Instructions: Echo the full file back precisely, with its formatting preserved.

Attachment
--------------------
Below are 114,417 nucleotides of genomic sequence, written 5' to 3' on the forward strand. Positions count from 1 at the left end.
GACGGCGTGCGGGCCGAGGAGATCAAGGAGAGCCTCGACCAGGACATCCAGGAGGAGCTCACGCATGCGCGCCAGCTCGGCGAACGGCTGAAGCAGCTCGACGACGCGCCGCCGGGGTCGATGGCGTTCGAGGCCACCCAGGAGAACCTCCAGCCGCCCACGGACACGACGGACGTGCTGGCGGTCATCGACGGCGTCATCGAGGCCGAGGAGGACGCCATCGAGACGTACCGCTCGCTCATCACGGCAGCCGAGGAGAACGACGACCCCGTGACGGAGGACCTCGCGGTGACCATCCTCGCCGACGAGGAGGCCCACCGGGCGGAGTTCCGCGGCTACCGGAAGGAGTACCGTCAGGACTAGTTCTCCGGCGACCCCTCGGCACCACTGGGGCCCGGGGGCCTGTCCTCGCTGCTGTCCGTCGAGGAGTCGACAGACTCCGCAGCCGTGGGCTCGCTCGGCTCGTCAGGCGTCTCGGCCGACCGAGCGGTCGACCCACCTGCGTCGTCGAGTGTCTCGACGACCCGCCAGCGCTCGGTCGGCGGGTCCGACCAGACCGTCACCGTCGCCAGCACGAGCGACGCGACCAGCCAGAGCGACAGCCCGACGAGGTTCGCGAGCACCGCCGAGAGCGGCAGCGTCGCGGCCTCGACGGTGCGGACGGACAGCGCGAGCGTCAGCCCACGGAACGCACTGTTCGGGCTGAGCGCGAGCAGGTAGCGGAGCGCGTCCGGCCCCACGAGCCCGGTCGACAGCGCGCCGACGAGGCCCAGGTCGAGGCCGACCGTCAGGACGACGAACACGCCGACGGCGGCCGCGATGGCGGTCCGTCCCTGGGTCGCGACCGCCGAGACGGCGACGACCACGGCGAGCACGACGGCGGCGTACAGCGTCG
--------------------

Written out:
Below are 114,417 nucleotides of genomic sequence, written 5' to 3' on the forward strand. Positions count from 1 at the left end.
GACGGCGTGCGGGCCGAGGAGATCAAGGAGAGCCTCGACCAGGACATCCAGGAGGAGCTCACGCATGCGCGCCAGCTCGGCGAACGGCTGAAGCAGCTCGACGACGCGCCGCCGGGGTCGATGGCGTTCGAGGCCACCCAGGAGAACCTCCAGCCGCCCACGGACACGACGGACGTGCTGGCGGTCATCGACGGCGTCATCGAGGCCGAGGAGGACGCCATCGAGACGTACCGCTCGCTCATCACGGCAGCCGAGGAGAACGACGACCCCGTGACGGAGGACCTCGCGGTGACCATCCTCGCCGACGAGGAGGCCCACCGGGCGGAGTTCCGCGGCTACCGGAAGGAGTACCGTCAGGACTAGTTCTCCGGCGACCCCTCGGCACCACTGGGGCCCGGGGGCCTGTCCTCGCTGCTGTCCGTCGAGGAGTCGACAGACTCCGCAGCCGTGGGCTCGCTCGGCTCGTCAGGCGTCTCGGCCGACCGAGCGGTCGACCCACCTGCGTCGTCGAGTGTCTCGACGACCCGCCAGCGCTCGGTCGGCGGGTCCGACCAGACCGTCACCGTCGCCAGCACGAGCGACGCGACCAGCCAGAGCGACAGCCCGACGAGGTTCGCGAGCACCGCCGAGAGCGGCAGCGTCGCGGCCTCGACGGTGCGGACGGACAGCGCGAGCGTCAGCCCACGGAACGCACTGTTCGGGCTGAGCGCGAGCAGGTAGCGGAGCGCGTCCGGCCCCACGAGCCCGGTCGACAGCGCGCCGACGAGGCCCAGGTCGAGGCCGACCGTCAGGACGACGAACACGCCGACGGCGGCCGCGATGGCGGTCCGTCCCTGGGTCGCGACCGCCGAGACGGCGACGACCACGGCGAGCACGACGGCGGCGTACAGCGTCG